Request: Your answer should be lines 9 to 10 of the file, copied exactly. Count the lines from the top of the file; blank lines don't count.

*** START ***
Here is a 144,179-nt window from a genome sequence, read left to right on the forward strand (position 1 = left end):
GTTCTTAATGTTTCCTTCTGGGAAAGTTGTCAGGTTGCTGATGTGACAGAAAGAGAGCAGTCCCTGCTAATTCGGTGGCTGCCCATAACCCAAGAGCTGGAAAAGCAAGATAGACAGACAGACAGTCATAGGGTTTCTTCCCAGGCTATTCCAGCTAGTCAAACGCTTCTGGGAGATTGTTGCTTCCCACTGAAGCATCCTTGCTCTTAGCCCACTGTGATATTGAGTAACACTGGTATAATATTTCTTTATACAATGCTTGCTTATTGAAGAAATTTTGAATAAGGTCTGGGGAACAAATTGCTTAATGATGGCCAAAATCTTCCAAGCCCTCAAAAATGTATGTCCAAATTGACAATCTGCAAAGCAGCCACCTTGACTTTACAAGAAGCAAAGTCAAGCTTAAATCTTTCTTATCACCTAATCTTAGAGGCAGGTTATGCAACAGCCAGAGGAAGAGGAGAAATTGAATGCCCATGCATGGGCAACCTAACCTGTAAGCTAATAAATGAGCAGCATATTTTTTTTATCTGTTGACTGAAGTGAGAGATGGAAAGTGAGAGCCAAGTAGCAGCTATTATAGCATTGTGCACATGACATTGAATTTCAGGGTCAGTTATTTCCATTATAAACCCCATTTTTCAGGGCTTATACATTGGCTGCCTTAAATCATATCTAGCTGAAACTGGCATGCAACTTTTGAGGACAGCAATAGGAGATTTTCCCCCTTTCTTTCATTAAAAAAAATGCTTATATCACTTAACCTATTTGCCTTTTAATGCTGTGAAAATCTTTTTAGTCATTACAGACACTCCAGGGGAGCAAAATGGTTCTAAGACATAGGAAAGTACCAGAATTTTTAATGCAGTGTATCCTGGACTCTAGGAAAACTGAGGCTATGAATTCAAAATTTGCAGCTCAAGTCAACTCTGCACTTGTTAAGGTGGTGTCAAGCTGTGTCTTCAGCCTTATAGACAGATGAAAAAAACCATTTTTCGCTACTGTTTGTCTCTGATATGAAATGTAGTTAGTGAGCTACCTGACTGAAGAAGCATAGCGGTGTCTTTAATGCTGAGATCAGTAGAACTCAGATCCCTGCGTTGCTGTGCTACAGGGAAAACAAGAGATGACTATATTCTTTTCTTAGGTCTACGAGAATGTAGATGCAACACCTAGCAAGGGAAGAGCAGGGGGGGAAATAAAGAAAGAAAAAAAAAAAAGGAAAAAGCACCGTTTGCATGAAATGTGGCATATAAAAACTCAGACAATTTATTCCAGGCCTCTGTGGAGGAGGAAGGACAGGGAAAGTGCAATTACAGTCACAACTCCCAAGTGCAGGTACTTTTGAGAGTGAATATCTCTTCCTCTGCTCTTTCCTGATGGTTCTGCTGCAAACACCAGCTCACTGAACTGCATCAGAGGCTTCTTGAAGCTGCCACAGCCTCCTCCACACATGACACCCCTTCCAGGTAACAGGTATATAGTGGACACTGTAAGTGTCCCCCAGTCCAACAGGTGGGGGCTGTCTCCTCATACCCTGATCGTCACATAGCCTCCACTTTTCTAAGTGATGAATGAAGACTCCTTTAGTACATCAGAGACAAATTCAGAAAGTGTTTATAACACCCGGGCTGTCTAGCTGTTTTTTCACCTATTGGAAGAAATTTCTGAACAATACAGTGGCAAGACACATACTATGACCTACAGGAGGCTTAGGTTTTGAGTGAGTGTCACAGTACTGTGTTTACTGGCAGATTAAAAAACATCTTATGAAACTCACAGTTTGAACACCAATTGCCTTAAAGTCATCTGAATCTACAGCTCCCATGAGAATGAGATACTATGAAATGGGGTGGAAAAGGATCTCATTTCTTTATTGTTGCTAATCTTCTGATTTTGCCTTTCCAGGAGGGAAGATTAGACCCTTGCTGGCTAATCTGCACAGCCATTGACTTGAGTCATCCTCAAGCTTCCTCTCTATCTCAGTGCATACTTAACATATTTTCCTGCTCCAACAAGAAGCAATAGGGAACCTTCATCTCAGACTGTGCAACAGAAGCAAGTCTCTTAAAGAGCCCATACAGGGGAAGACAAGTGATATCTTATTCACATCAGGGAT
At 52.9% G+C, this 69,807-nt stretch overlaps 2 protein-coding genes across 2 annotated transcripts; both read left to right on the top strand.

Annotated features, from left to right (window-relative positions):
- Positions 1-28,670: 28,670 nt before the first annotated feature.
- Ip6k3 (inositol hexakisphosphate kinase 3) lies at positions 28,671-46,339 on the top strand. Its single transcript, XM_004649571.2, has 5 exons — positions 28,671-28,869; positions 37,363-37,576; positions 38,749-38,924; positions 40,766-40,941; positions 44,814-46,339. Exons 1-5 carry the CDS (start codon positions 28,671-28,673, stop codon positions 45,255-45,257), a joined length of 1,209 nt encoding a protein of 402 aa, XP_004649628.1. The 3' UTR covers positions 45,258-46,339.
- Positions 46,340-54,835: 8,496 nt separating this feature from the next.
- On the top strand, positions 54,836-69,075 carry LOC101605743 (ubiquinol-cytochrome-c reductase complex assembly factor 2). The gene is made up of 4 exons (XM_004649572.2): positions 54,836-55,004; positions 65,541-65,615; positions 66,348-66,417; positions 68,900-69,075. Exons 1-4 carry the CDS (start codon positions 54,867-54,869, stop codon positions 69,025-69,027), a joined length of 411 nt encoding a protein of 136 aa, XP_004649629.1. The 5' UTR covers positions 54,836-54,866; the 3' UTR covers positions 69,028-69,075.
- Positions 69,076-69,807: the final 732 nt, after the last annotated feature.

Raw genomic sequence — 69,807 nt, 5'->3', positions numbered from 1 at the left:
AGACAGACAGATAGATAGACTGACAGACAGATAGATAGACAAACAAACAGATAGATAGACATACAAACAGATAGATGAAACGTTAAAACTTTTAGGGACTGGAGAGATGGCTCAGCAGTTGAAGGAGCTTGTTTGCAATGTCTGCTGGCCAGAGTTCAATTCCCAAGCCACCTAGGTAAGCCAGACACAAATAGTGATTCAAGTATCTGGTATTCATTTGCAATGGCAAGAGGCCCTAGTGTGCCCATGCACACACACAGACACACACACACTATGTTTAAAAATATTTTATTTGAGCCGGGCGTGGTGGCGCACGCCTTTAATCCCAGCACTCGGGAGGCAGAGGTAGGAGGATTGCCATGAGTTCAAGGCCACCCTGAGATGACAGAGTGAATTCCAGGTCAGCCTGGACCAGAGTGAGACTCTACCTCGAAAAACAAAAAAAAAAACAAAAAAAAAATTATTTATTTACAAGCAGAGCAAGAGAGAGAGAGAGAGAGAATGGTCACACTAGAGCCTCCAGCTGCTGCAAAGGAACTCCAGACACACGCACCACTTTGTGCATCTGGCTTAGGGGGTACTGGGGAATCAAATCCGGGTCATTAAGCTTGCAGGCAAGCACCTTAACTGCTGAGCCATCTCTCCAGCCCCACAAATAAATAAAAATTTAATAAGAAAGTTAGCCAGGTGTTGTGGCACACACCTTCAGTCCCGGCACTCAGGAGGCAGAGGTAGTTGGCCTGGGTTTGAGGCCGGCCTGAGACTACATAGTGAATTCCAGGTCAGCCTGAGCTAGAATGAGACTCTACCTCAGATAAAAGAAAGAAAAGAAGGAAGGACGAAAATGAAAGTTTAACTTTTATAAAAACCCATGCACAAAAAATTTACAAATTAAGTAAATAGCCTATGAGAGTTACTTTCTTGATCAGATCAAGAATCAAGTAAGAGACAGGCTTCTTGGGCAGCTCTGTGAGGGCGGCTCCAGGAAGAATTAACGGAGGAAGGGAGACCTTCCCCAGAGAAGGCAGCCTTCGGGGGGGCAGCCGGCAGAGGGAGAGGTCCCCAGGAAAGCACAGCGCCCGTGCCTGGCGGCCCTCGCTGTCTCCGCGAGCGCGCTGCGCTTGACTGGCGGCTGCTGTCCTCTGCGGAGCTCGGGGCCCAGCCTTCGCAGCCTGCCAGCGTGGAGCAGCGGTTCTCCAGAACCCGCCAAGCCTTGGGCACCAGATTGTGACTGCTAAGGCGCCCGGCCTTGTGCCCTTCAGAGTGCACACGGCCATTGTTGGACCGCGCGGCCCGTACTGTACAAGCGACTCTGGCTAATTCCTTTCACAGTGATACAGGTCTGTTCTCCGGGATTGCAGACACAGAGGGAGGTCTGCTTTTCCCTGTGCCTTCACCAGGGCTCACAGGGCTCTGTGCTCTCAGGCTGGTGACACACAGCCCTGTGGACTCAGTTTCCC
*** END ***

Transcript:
- Positions 69,076-69,807: the final 732 nt, after the last annotated feature.

Raw genomic sequence — 69,807 nt, 5'->3', positions numbered from 1 at the left: